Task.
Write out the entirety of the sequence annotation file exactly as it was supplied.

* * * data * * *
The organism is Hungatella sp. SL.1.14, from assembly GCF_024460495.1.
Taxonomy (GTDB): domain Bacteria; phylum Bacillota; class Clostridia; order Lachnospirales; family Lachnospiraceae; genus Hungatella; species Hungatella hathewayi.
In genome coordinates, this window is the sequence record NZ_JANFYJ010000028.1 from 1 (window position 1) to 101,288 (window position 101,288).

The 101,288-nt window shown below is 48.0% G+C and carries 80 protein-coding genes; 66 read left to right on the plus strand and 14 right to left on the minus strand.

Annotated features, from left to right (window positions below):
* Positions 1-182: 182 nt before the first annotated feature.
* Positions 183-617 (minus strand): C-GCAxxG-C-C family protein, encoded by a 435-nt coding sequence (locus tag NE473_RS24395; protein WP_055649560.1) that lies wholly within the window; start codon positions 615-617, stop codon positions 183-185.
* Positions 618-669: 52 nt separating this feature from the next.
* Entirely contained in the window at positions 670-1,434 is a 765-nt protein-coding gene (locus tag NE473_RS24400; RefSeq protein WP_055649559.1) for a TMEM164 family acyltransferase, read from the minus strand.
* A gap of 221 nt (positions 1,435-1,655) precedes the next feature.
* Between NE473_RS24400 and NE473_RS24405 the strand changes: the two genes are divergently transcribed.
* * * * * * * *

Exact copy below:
The organism is Hungatella sp. SL.1.14, from assembly GCF_024460495.1.
Taxonomy (GTDB): domain Bacteria; phylum Bacillota; class Clostridia; order Lachnospirales; family Lachnospiraceae; genus Hungatella; species Hungatella hathewayi.
In genome coordinates, this window is the sequence record NZ_JANFYJ010000028.1 from 1 (window position 1) to 101,288 (window position 101,288).

The 101,288-nt window shown below is 48.0% G+C and carries 80 protein-coding genes; 66 read left to right on the plus strand and 14 right to left on the minus strand.

Annotated features, from left to right (window positions below):
* Positions 1-182: 182 nt before the first annotated feature.
* Positions 183-617 (minus strand): C-GCAxxG-C-C family protein, encoded by a 435-nt coding sequence (locus tag NE473_RS24395; protein WP_055649560.1) that lies wholly within the window; start codon positions 615-617, stop codon positions 183-185.
* Positions 618-669: 52 nt separating this feature from the next.
* Entirely contained in the window at positions 670-1,434 is a 765-nt protein-coding gene (locus tag NE473_RS24400; RefSeq protein WP_055649559.1) for a TMEM164 family acyltransferase, read from the minus strand.
* A gap of 221 nt (positions 1,435-1,655) precedes the next feature.
* Between NE473_RS24400 and NE473_RS24405 the strand changes: the two genes are divergently transcribed.